Keys to Being Consistent and Predictable Part Three

You can do more to be consistent and predictable in your life.  There are some places where inconsistency and unpredictability pay off, such as being an offensive or defensive coordinator for a football team.  Or being a military strategist.  Keeping the other people guessing is a big part of your job.  I am willing to bet that the best coordinators and strategists are infinitely predictable in the way they interact with their boss, peers, and staff.

Below are other excellent tools to help you become a great leader in your family, among friends or at work by becoming more predictable.

f. Exercise.  Exercise, moderate exercise of an hour each day, cardio and light resistance training, might be the fountain of youth.  Cardio or yoga-like exercises cause endorphins to be release that help you deal with stress, and lessen the affects of age and stress on your heart and lungs. Walking briskly has nearly the same benefit as jogging.  Most humans, even the big portion of you that are overweight, can walk.

Are prima donnas wreaking havoc in your organization?   Watch John Cameron Nip Problem Behaviors in the Bud !

Resistance training-weights-will prevent some of the bone loss associated with aging.  Humans are designed, either by a maker or nature, depending on your beliefs, to exercise often and for long stretches of time.  Our spines and digestive systems are not designed to sit.  They are designed to stand or lie down.

g. Stretching.  Watch your dog or cat the next time they get up.  What is the first thing they do?  Stretch their backs.  Stretching alone, for reasons that are not clearly understand, has much of the benefit of cardio vascular type exercise and some of the benefit of weight training.  Stretching relieves stress and releases endorphins.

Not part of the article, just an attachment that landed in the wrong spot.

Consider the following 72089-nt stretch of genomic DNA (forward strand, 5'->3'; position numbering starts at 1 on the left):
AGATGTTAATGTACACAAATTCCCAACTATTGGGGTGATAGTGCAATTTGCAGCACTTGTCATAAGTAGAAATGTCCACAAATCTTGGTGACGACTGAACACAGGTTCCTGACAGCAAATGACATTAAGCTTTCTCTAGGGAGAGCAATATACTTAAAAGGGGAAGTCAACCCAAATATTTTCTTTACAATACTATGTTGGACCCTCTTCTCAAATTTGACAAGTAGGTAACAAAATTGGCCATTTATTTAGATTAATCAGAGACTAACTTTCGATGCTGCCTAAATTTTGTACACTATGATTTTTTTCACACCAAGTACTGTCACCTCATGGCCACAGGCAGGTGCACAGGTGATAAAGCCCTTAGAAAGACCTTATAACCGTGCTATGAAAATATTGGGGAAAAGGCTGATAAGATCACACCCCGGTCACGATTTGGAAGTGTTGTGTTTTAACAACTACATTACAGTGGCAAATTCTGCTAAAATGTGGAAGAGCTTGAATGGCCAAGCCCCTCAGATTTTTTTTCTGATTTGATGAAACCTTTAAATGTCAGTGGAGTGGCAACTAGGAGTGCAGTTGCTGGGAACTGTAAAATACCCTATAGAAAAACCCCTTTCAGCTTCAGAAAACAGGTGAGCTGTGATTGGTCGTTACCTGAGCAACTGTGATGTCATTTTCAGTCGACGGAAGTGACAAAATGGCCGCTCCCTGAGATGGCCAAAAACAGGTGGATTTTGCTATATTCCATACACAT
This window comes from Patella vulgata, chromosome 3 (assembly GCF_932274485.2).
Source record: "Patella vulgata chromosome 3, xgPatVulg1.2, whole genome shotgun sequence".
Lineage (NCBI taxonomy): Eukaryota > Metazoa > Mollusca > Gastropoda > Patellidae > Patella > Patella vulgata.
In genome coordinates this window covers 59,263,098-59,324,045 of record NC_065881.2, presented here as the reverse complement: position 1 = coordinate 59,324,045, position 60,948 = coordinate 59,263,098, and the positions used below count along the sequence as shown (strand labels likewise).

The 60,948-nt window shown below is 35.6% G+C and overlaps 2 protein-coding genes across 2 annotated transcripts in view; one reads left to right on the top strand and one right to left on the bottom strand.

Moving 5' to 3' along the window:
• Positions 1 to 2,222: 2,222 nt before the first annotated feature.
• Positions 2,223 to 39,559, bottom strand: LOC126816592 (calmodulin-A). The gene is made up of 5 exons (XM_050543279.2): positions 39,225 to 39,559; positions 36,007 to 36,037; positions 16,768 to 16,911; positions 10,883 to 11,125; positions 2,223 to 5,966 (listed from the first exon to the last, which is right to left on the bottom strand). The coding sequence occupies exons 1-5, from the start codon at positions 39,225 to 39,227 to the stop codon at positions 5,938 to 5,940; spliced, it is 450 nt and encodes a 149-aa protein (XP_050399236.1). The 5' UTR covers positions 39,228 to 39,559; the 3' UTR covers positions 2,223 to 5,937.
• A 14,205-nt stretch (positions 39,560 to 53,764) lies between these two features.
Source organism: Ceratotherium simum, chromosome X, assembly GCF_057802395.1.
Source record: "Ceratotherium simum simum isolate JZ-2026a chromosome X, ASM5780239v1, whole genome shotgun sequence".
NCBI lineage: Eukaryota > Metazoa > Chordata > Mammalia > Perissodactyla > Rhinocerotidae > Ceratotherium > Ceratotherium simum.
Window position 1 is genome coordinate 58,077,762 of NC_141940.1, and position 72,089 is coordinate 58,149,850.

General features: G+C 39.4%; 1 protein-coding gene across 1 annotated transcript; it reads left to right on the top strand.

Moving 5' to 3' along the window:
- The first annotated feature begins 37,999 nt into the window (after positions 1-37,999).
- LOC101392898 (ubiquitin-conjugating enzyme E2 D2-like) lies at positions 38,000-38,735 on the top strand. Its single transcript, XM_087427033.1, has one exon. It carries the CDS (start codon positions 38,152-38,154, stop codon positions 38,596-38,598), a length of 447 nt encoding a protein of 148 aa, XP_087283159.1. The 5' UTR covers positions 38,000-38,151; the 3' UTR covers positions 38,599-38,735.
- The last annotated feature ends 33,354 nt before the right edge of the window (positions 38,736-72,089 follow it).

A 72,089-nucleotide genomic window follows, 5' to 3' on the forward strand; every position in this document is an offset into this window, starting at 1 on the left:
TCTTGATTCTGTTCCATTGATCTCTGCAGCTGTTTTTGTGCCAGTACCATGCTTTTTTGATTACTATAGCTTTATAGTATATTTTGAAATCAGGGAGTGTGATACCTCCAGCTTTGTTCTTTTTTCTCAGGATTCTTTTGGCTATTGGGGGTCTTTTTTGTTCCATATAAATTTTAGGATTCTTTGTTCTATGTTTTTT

H. Breathing.  Simply learning to breath using your diaphragm will have amazing effects on your sense of well-being.  The next time your are in a stressful situation, practice combat breathing.  Breath deeply in through your nose for four-seconds, hold for four-seconds, fully exhale through your mouth for four-seconds, hold your empty lungs for four-seconds and repeat.  This can be done quietly, (without anyone noticing) and has immediate effects on the fight or flight syndrome that makes us nervous, afraid or aggressive when faced with a stressor

Action Items/Activity Triggers 

1.  Exercise

2. Stretch

3.  Proper Breathing


About jcameron

People don't avoid tough conversations or tough actions because they are stupid or or lazy or don't care. People don't take on the tough things because they aren't confident and comfortable with a process to take them on. Confidence builds courage and courage leads to action. Through consulting, speaking, training and resources, using humor and great process, John Cameron helps teams and leaders own the skills, the plan and the courage to do what they must do to increase the wealth of their clients, themselves and their organizations. Before he became an energetic and powerful speaker and trainer, John Cameron was a proud member of the 1st of the 509th Airborne Battalion Combat team. After military service, he earned a business degree and worked as a stockbroker in Carmel and Sacramento, California.  John moved into the advertising field, leading his growing sales teams to 37 uninterrupted quarters of growth. During three of those quarters he was project manager during replacement of a legacy advertising system. While managing the project he led his team to double digit growth and found savings of $750K a year-without sacrificing people! When he became a speaker and trainer, John already possessed a wealth of life and workplace experiences to draw upon for his presentations. Add to this John's experience as a top trainer for major national training orgainizations and the result is consulting, training and speaking filled with strategies and techniques that have been tested and proven to work in the real world.
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